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Home alone?

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Like many of us, The Broad is now on work from home confinement and will be for the coming weeks. Not sick, just socially isolating. She sends good wishes for the health of you and your nearest and dearest in the coming weeks and months. It was tempting to write a round-up of contagion-themed shows and books, but thought better of it because at time like this, we need entertaining, not more of the same.

If you’re at home too, stay sane, try to avoid panic buying and stay well. If you’re using this time to catch up on a little reading or if you’re looking for a new series to take your mind of the news, there are links to book, TV and film recommendations at the end of this post.

But first, this week the Broad wants to share with you an interesting new book she came across recently. If the events of the last few months has you wondering how long we can last, then this one might help answer that question.

Sometimes it’s hard not to think the world is facing an imminent end, but take heart from knowing we’re not actually about to expire just now, despite the evidence of climate change, bushfires, floods and the current pandemic. At least that’s the view of Oxford philosopher Toby Ord in his new book, The Precipice: Existential Risk and the Future of Humanity.

Despite the doomsdayesque title, Ord looks at the threat of human extinction and some of the most pressing issues we have and calculates the various risk levels, and shows how our own time fits within the larger story of human history. But it’s no argument for complacency, instead he says we’re living in one of the most important eras of human history.

Ord argues in the book that in the twentieth century, humanity created the means to destroy ourselves – without developing the moral framework to ensure we won’t. And this is our human-made Precipice. How we respond to it will be the most crucial decision of our time.

Our ingenuity and creativity has delivered us longer lives, better health and incredible innovation for living, communicating, travelling and experiencing life. But, and it’s a fairly large but, it has also brought us existential threats and immense challenges to protect our planet, creatve equitable, sustainable lives and ensure humanity continues as long as its potential promises. Here’s an excerpt from the introduction that sets the scene by this ‘big picture’ thinker.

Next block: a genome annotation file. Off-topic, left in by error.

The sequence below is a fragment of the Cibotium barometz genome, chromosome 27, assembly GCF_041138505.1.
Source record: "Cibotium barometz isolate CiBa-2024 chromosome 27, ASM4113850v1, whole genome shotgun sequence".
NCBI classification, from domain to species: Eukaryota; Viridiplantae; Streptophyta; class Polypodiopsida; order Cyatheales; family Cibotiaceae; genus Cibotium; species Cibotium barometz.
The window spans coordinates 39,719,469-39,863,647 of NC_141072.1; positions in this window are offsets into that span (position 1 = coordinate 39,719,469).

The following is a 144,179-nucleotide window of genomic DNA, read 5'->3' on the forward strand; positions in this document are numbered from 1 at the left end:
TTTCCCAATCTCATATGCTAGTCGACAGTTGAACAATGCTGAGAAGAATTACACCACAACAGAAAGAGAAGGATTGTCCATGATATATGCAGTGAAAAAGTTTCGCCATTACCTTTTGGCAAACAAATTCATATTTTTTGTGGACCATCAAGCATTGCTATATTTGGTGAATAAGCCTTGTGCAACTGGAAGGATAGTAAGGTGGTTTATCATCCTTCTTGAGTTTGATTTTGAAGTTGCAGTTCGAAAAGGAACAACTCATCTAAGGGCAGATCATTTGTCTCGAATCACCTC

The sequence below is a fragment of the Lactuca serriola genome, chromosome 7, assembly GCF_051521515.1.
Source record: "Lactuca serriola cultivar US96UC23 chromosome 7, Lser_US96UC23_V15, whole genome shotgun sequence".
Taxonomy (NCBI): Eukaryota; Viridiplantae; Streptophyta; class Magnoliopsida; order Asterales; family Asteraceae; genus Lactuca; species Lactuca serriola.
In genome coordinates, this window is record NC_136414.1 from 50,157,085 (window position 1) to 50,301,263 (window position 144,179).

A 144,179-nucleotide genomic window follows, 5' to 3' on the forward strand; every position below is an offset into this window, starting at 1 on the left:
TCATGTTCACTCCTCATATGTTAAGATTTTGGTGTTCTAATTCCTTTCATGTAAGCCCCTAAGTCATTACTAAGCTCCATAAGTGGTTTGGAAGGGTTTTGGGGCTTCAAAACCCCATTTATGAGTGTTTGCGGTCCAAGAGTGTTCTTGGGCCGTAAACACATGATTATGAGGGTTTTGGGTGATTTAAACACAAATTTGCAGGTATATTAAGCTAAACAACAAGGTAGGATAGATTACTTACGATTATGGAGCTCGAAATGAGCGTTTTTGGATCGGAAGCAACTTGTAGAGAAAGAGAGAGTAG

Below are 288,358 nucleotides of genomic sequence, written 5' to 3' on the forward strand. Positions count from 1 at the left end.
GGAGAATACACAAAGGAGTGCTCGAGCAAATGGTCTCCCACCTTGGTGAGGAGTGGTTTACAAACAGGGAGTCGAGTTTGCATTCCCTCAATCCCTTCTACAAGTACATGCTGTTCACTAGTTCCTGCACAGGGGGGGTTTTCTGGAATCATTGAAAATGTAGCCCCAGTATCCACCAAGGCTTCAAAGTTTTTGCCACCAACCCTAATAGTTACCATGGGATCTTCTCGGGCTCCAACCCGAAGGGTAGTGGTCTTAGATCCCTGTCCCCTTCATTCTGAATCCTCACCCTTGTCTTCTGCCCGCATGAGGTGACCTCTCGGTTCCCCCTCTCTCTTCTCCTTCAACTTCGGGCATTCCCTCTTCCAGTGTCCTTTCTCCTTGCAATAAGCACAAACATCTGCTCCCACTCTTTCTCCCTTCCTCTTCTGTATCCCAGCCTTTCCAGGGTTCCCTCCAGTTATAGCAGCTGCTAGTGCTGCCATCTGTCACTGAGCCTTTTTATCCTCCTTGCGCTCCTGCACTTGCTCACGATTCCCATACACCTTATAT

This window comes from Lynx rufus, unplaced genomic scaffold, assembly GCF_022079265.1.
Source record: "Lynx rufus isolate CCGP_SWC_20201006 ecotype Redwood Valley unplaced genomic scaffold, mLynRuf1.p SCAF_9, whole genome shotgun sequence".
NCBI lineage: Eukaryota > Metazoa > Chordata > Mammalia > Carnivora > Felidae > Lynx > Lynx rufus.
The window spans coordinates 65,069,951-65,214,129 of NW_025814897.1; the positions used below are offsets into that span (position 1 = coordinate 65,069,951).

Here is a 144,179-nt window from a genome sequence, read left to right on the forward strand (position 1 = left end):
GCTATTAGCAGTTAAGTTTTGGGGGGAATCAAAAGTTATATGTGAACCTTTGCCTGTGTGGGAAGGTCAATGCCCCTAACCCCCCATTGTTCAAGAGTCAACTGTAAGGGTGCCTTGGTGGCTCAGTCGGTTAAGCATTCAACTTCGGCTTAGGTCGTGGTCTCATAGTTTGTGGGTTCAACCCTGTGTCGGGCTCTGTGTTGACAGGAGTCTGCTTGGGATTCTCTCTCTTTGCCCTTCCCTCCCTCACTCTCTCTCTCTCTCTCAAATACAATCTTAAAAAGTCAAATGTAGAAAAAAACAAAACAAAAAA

If all goes well, human history is just beginning. Humanity is about two hundred thousand years old. But the Earth will remain habitable for hundreds of millions more—enough time for millions of future generations; enough to end disease, poverty and injustice forever; enough to create heights of flourishing unimaginable today. And if we could learn to reach out further into the cosmos, we could have more time yet: trillions of years, to explore billions of worlds. Such a lifespan places present-day humanity in its earliest infancy. A vast and extraordinary adulthood awaits.

Yet humanity’s wisdom has grown only falteringly, if at all, and lags dangerously behind. Humanity lacks the maturity, coordination and foresight necessary to avoid making mistakes from which we could never recover. As the gap between our power and our wisdom grows, our future is subject to an ever-increasing level of risk. This situation is unsustainable. So over the next few centuries, humanity will be tested: it will either act decisively to protect itself and its long-term potential, or, in all likelihood, this will be lost forever.

To survive these challenges and secure our future, we must act now: managing the risks of today, averting those of tomorrow, and becoming the kind of society that will never pose such risks to itself again.

A Note On Social Distancing

TV, films and books for social distancing entertainment.

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Rosalyn Page
Journalist, blogger and writer covering arts, culture, travel and digital lifestyle at www.rosalynpage.com and www.somenotesfromabroad.com.

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2 thoughts on “Home alone?

  1. Some interesting fiction that also deals with the possible future of humanity into thousands of years in the future is Olaf Stapledon’s 1935 novel Last and First Men, a “future history” that is outdated now (and has some truly bizarre ideas) but is still worth checking out. Stapledon was a humanist who did a lot of writing & delivered lectures on the future of humankind from the perspective of a Europe under the cloud of Hitler’s rise. He explored ideas about how what it would take to build a society where humans were the best they could be.

    1. It’s always eye-opening to learn how futurists of the past imagined the future, some ideas far fetched and others, not so much. At the moment, it’s hard not to feel like we’re in some dystopian film.

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